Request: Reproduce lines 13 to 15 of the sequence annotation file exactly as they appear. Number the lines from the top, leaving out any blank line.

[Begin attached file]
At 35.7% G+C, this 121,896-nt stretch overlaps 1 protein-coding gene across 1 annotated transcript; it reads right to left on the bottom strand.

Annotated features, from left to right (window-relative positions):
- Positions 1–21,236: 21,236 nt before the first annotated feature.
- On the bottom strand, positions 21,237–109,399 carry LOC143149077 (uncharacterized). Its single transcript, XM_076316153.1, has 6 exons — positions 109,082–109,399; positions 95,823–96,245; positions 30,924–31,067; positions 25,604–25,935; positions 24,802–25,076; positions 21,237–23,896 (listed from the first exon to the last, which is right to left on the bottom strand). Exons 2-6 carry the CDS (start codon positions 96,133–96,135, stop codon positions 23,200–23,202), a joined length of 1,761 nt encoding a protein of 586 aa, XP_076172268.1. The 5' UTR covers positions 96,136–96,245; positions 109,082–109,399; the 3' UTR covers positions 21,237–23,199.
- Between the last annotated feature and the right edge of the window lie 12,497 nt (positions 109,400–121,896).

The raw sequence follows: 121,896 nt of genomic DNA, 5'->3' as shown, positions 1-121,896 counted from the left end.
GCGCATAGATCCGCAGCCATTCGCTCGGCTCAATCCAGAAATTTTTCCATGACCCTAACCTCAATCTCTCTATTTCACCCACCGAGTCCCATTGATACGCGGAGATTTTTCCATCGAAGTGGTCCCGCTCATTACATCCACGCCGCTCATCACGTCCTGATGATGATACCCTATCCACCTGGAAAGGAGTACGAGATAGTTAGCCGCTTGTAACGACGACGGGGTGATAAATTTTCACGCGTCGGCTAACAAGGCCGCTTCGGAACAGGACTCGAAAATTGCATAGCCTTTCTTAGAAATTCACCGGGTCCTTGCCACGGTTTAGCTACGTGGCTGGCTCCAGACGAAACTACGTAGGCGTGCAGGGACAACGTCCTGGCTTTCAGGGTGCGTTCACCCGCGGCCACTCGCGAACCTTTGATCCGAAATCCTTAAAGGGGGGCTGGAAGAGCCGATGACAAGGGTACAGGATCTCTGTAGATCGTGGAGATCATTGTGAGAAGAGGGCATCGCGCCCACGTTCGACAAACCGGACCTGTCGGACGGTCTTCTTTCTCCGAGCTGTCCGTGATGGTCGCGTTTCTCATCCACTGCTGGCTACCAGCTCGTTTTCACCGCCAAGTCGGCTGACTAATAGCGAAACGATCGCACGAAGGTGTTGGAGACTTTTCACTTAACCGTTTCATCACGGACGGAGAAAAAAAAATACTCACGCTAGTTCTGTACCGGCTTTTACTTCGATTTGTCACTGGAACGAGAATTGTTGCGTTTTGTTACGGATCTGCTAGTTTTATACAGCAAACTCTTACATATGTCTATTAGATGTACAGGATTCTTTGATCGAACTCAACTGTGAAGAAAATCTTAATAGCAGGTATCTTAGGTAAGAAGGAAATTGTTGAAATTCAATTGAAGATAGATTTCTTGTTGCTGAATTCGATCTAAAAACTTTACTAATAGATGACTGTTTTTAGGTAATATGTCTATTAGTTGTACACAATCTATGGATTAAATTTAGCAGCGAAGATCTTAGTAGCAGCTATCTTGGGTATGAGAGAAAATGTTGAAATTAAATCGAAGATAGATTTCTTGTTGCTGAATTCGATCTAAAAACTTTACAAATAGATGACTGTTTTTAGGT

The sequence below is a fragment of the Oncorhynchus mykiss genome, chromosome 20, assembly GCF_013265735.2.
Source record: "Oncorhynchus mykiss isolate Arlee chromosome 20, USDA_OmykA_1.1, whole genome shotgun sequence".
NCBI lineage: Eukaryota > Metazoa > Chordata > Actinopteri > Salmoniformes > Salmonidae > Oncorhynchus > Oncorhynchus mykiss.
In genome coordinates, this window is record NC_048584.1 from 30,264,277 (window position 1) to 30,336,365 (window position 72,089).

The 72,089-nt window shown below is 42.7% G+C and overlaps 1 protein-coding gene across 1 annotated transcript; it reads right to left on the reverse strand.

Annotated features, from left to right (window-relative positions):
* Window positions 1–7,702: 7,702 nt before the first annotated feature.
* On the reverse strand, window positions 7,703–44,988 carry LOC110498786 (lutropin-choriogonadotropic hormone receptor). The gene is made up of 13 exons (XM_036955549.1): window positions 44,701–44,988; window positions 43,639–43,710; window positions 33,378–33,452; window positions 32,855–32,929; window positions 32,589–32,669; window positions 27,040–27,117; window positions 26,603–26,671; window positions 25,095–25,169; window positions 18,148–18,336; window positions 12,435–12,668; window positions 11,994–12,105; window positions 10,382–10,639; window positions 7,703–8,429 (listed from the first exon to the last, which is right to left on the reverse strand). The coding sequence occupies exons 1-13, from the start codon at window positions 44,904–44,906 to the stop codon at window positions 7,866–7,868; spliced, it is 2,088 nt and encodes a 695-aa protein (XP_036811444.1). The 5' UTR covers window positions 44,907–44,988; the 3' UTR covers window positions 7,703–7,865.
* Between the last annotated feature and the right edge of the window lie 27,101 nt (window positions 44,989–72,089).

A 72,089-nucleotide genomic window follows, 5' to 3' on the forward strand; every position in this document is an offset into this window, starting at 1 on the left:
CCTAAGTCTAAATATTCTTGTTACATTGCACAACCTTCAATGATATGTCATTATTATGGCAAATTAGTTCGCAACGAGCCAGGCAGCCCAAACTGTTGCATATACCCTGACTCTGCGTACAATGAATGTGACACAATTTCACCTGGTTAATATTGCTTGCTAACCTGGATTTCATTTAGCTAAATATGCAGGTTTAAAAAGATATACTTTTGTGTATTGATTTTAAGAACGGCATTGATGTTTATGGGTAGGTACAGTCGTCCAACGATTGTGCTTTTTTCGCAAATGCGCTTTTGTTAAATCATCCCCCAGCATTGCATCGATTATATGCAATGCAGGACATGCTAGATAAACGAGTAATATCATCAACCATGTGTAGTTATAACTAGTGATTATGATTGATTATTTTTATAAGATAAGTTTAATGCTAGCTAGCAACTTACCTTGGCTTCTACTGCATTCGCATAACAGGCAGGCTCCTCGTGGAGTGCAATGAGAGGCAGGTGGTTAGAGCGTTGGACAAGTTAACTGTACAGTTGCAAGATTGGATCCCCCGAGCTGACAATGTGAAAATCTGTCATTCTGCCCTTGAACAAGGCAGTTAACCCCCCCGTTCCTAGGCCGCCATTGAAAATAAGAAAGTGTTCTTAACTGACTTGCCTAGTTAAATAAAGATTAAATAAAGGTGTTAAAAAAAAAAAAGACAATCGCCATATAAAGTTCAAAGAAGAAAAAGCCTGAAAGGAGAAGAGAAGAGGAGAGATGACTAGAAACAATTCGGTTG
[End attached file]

Annotated features, from left to right (window-relative positions):
* Window positions 1–7,702: 7,702 nt before the first annotated feature.
* On the reverse strand, window positions 7,703–44,988 carry LOC110498786 (lutropin-choriogonadotropic hormone receptor). The gene is made up of 13 exons (XM_036955549.1): window positions 44,701–44,988; window positions 43,639–43,710; window positions 33,378–33,452; window positions 32,855–32,929; window positions 32,589–32,669; window positions 27,040–27,117; window positions 26,603–26,671; window positions 25,095–25,169; window positions 18,148–18,336; window positions 12,435–12,668; window positions 11,994–12,105; window positions 10,382–10,639; window positions 7,703–8,429 (listed from the first exon to the last, which is right to left on the reverse strand). The coding sequence occupies exons 1-13, from the start codon at window positions 44,904–44,906 to the stop codon at window positions 7,866–7,868; spliced, it is 2,088 nt and encodes a 695-aa protein (XP_036811444.1). The 5' UTR covers window positions 44,907–44,988; the 3' UTR covers window positions 7,703–7,865.